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  • Category: Miscellaneous

    How will you explain a color to a blind

    Today while sitting and chatting with my friend generally she told that a person can explain anything in life if he can explain the color to a blind person. I was wondering how can one explain the color to a blind person and how can one describe how the colour looks like.
    Imagine if at all you have to explain the color to a blind person, then what methods will you use to let him know about that color?
  • #599897
    Thats a million dollar question posed by the author. It is really difficult to explain about the color to a blind. Though we may explain the scene, visualization, the name of the color with imposing effect on a plate, It may not be possible to explain the color to a blind. But what I understand from the conversation from many blind people in life that they visualize the situation as we say to them. They may not have seen the real colors, but the way we say to them about the properties of each color and how it looks like, they get the zest of it and immediately run their thinking pattern.
    K Mohan
    'Idhuvum Kadandhu Pogum "
    Even this challenging situation would ease

  • #599902
    No. Colour can't be explained to a blind or colour blind. This is an undefined subject to them.
    Caution: Explosive. Handle with care.

  • #599906
    I think, it is not possible to explain the color to a blind man. You may be able to tell him the name of the color but he may not be able to visualise the same. This is applicable only to the people who are born blind. In a movie by Dr. K. Viswanath, made some attempt to explain about the moon by a deaf and dumb girl to a blind man by creating some sounds etc. A good attempt.
    drrao
    always confident

  • #599948
    An impossible thing to explain to a born blind. Blinds will be able to understand things by touching , hearing , smelling and feeling. But the colour is a thing that cannot be understood through any means. Do you remember a story in which the blinds are told about an elephant as to how an elephant look like?.
    No life without Sun

  • #599951
    I don't know about the explanation of describing a colour to the blind but I am sure that if a blind understands the concept of colour then also he can't recognise it in real world. It's of no use to him, so why to waste our and their time.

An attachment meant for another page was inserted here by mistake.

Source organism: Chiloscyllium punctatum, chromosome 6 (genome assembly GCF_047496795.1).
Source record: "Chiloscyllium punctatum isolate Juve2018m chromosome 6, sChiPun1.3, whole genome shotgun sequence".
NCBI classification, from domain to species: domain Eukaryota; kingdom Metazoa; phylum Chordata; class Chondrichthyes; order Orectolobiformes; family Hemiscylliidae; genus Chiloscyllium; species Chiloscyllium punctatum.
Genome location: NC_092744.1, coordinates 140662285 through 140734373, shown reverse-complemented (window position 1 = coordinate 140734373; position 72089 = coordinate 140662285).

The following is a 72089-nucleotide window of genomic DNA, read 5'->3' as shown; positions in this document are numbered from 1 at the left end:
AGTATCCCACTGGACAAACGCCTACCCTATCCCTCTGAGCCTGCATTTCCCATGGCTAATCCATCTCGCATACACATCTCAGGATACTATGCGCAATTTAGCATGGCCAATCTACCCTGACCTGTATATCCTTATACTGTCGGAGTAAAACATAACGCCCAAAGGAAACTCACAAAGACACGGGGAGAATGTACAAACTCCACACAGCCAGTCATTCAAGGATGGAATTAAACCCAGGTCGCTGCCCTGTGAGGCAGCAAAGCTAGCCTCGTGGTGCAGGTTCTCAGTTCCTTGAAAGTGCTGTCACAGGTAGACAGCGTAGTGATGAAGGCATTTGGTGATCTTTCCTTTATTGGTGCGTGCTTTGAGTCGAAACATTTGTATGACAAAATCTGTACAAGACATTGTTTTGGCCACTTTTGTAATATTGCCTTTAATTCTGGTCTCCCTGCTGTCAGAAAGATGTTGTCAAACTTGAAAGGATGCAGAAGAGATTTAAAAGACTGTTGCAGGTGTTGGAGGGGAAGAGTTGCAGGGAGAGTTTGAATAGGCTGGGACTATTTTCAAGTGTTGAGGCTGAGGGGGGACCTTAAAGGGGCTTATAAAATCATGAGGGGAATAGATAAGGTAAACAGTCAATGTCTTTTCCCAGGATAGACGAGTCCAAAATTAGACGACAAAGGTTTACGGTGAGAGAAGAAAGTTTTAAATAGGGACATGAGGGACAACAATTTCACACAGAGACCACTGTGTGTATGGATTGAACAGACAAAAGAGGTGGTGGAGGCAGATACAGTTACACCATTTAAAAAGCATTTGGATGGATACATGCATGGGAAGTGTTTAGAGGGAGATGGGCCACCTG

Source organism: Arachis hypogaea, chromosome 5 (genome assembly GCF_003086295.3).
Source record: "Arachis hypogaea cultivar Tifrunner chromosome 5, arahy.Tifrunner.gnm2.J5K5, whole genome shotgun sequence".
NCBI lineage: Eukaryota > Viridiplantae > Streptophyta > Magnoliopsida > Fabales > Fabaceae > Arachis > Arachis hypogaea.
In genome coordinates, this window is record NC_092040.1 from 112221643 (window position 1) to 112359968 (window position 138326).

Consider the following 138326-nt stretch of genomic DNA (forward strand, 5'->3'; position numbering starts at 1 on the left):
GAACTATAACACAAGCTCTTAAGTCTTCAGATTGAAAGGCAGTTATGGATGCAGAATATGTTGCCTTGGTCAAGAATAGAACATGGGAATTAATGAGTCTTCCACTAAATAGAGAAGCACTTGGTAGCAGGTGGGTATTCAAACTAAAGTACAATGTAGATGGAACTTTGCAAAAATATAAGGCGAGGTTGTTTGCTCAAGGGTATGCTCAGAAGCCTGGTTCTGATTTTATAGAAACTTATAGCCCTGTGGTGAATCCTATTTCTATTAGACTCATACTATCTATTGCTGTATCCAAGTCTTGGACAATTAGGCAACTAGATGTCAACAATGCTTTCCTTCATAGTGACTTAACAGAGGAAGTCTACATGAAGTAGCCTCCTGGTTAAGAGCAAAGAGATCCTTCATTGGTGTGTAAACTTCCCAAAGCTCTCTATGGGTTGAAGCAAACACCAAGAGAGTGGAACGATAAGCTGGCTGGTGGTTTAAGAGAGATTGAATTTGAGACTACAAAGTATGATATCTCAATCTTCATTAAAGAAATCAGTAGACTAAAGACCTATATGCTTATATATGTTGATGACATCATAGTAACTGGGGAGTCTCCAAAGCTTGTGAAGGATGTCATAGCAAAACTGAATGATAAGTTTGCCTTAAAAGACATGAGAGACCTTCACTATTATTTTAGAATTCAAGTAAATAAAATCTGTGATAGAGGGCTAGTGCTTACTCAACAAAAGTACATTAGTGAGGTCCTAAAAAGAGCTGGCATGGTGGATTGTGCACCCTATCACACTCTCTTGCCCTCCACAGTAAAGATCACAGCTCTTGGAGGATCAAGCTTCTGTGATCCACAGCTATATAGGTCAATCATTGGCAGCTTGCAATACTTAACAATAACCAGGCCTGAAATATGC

• #599953
    Isn't the discussion meaningless? The colours are to be differentiated only by sight and not by any other sensory organ. If a person is blind, he/she has no perception of colour. Is there any requirement of discussion?
    Caution: Explosive. Handle with care.

  • #599958
    I think, by modern science it is possible.
    There is a special device called eyeborg device, which can be implanted to the skull which allow a person to perceive wider range of colors. This device not only be able to interpret images around him but can also receive wireless signals. This is an extension of sense.
    In future it may even possible for two persons with these implants to communicate directly

  • #599990
    I read the precious responses and understood that members are looking at this question logically and objectively.
    Imagine this scenario: A blind friend of yours asks what's the color of t-shirt you are wearing because he's curious.
    Well, if he was born blind, he's never seen a color, not even black. (in contrary to popular opinion, blind people don't see black, it's most likely to be green).
    I view colors as emotions. Deep red as intense emotions, deep yellow as intense positivity etc..;
    For an instance, if I was wearing a dark blue t-shirt when my blind friend asked, I'd say it's intensely gloomy and depressing to watch this color.
    Now, he may not perceive dark blue as an answer but he definitely feels the emotion behind.
    I think it's the only way to describe.
    Sure, I've heard about the eyeborg device too. But it merely announces the name of the color. Not it's experience.
    What good are eyes, if you could only see and not experience? You are better off blind.

    The stronger a light shines the darker are the shadows around it.


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